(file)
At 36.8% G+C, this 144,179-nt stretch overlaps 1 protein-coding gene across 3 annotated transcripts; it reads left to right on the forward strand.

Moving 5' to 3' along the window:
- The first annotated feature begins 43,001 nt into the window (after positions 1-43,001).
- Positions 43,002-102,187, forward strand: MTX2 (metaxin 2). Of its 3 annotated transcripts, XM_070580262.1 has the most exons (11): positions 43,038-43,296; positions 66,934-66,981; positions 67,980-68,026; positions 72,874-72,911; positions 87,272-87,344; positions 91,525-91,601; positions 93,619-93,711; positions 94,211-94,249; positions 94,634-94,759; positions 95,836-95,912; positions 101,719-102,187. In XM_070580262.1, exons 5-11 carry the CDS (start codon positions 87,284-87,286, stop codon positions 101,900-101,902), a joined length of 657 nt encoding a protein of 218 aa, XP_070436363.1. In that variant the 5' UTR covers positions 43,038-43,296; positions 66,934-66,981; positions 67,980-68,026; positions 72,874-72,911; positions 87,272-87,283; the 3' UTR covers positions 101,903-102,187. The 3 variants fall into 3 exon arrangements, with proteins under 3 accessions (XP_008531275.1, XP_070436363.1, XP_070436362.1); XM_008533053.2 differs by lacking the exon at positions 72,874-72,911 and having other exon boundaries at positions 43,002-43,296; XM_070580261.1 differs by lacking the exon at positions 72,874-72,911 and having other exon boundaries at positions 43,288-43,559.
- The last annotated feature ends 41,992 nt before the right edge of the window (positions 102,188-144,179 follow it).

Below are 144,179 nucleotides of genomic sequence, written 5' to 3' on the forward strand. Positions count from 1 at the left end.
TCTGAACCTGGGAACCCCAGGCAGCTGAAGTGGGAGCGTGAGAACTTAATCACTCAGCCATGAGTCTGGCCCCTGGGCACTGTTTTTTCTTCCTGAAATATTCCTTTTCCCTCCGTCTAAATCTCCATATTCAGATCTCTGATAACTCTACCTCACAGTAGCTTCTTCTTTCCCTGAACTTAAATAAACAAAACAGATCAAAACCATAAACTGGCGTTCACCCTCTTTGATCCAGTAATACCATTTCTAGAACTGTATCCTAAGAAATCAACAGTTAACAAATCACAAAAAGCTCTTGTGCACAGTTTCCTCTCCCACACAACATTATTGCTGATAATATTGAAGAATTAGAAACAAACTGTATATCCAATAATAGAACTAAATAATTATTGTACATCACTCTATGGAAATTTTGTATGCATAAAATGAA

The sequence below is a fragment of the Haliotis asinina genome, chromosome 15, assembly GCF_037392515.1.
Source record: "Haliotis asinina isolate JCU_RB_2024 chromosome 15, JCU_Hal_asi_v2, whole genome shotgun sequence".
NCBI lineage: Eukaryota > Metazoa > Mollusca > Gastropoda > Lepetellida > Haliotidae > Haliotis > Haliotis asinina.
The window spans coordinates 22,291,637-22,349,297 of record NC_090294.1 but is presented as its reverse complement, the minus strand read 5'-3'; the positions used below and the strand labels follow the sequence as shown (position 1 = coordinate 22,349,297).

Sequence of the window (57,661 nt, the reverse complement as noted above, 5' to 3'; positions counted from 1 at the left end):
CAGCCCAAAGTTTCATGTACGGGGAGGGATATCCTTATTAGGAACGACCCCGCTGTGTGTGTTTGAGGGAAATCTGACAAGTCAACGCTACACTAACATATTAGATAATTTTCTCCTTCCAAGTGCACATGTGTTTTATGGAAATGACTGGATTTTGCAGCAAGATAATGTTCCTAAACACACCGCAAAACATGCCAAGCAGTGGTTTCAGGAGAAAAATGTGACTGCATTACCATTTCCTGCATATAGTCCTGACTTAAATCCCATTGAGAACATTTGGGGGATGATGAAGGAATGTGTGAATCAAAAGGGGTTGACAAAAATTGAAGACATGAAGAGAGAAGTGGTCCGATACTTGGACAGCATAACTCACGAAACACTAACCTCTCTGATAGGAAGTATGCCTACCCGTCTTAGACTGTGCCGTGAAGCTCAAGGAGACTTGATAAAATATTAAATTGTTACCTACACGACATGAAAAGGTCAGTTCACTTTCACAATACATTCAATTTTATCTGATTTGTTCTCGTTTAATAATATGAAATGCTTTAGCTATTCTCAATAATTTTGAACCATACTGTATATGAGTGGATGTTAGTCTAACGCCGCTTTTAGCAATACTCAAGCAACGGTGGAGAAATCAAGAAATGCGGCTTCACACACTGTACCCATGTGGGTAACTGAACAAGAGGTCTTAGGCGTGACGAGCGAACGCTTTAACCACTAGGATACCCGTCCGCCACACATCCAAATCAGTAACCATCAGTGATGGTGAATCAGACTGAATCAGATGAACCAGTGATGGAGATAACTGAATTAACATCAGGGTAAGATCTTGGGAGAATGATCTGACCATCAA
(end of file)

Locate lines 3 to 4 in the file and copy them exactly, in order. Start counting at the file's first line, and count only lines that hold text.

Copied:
- The first annotated feature begins 43,001 nt into the window (after positions 1-43,001).
- Positions 43,002-102,187, forward strand: MTX2 (metaxin 2). Of its 3 annotated transcripts, XM_070580262.1 has the most exons (11): positions 43,038-43,296; positions 66,934-66,981; positions 67,980-68,026; positions 72,874-72,911; positions 87,272-87,344; positions 91,525-91,601; positions 93,619-93,711; positions 94,211-94,249; positions 94,634-94,759; positions 95,836-95,912; positions 101,719-102,187. In XM_070580262.1, exons 5-11 carry the CDS (start codon positions 87,284-87,286, stop codon positions 101,900-101,902), a joined length of 657 nt encoding a protein of 218 aa, XP_070436363.1. In that variant the 5' UTR covers positions 43,038-43,296; positions 66,934-66,981; positions 67,980-68,026; positions 72,874-72,911; positions 87,272-87,283; the 3' UTR covers positions 101,903-102,187. The 3 variants fall into 3 exon arrangements, with proteins under 3 accessions (XP_008531275.1, XP_070436363.1, XP_070436362.1); XM_008533053.2 differs by lacking the exon at positions 72,874-72,911 and having other exon boundaries at positions 43,002-43,296; XM_070580261.1 differs by lacking the exon at positions 72,874-72,911 and having other exon boundaries at positions 43,288-43,559.